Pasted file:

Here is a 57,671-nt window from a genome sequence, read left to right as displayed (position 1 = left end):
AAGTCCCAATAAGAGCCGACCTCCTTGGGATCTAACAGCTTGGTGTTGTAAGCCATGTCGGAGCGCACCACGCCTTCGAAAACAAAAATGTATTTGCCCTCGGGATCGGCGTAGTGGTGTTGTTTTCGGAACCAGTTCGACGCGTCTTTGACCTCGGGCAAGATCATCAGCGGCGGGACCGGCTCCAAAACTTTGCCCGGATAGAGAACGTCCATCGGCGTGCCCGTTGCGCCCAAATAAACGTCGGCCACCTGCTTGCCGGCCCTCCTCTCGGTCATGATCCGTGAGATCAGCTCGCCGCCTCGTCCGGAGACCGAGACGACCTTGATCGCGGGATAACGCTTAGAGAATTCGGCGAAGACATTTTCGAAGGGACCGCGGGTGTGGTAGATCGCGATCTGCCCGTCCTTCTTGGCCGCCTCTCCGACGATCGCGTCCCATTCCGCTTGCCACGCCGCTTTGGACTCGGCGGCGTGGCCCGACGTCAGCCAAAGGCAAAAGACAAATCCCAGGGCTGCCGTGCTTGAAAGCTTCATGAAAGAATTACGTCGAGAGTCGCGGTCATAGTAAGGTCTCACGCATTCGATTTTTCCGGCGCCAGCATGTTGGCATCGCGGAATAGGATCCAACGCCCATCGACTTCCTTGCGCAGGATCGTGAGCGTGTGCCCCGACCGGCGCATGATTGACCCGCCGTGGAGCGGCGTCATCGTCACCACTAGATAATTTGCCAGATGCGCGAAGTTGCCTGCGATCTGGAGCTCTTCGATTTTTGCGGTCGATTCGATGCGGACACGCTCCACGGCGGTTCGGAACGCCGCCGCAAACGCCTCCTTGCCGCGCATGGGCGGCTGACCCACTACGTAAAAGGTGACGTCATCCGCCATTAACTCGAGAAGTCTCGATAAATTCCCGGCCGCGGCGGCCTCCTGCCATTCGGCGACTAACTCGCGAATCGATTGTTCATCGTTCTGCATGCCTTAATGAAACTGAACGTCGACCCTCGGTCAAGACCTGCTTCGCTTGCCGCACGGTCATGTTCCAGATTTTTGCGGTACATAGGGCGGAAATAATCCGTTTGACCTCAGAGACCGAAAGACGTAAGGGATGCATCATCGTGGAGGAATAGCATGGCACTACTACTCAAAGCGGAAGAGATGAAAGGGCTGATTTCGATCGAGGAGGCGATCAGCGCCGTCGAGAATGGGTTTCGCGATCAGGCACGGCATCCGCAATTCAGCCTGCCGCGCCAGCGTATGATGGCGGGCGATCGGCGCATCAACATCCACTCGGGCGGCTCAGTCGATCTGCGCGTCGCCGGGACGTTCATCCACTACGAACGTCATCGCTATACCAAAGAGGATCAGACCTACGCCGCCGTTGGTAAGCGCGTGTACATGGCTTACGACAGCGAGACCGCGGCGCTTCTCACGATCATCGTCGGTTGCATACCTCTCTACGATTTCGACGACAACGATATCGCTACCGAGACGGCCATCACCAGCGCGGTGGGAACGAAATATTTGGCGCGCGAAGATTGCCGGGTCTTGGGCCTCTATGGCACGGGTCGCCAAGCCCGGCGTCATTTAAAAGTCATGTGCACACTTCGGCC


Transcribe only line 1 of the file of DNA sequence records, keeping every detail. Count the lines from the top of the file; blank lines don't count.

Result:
Here is a 57,671-nt window from a genome sequence, read left to right as displayed (position 1 = left end):